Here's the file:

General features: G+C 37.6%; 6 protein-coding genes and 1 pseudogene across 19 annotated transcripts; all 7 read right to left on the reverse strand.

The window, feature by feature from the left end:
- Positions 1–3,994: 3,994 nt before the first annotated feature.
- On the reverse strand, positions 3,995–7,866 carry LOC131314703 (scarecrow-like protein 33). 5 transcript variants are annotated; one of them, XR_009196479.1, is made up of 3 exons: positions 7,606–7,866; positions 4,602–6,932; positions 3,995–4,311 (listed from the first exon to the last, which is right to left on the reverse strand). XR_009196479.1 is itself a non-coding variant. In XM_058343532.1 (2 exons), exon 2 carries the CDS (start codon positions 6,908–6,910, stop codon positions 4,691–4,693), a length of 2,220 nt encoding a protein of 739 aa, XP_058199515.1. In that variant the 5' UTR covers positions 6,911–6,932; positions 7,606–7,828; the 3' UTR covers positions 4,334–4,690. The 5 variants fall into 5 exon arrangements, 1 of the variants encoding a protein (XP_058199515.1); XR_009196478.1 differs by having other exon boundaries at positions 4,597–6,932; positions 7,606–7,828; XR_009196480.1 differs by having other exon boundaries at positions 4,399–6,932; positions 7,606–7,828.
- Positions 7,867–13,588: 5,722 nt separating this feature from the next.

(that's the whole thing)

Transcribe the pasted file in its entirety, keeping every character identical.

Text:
General features: G+C 37.6%; 6 protein-coding genes and 1 pseudogene across 19 annotated transcripts; all 7 read right to left on the reverse strand.

The window, feature by feature from the left end:
- Positions 1–3,994: 3,994 nt before the first annotated feature.
- On the reverse strand, positions 3,995–7,866 carry LOC131314703 (scarecrow-like protein 33). 5 transcript variants are annotated; one of them, XR_009196479.1, is made up of 3 exons: positions 7,606–7,866; positions 4,602–6,932; positions 3,995–4,311 (listed from the first exon to the last, which is right to left on the reverse strand). XR_009196479.1 is itself a non-coding variant. In XM_058343532.1 (2 exons), exon 2 carries the CDS (start codon positions 6,908–6,910, stop codon positions 4,691–4,693), a length of 2,220 nt encoding a protein of 739 aa, XP_058199515.1. In that variant the 5' UTR covers positions 6,911–6,932; positions 7,606–7,828; the 3' UTR covers positions 4,334–4,690. The 5 variants fall into 5 exon arrangements, 1 of the variants encoding a protein (XP_058199515.1); XR_009196478.1 differs by having other exon boundaries at positions 4,597–6,932; positions 7,606–7,828; XR_009196480.1 differs by having other exon boundaries at positions 4,399–6,932; positions 7,606–7,828.
- Positions 7,867–13,588: 5,722 nt separating this feature from the next.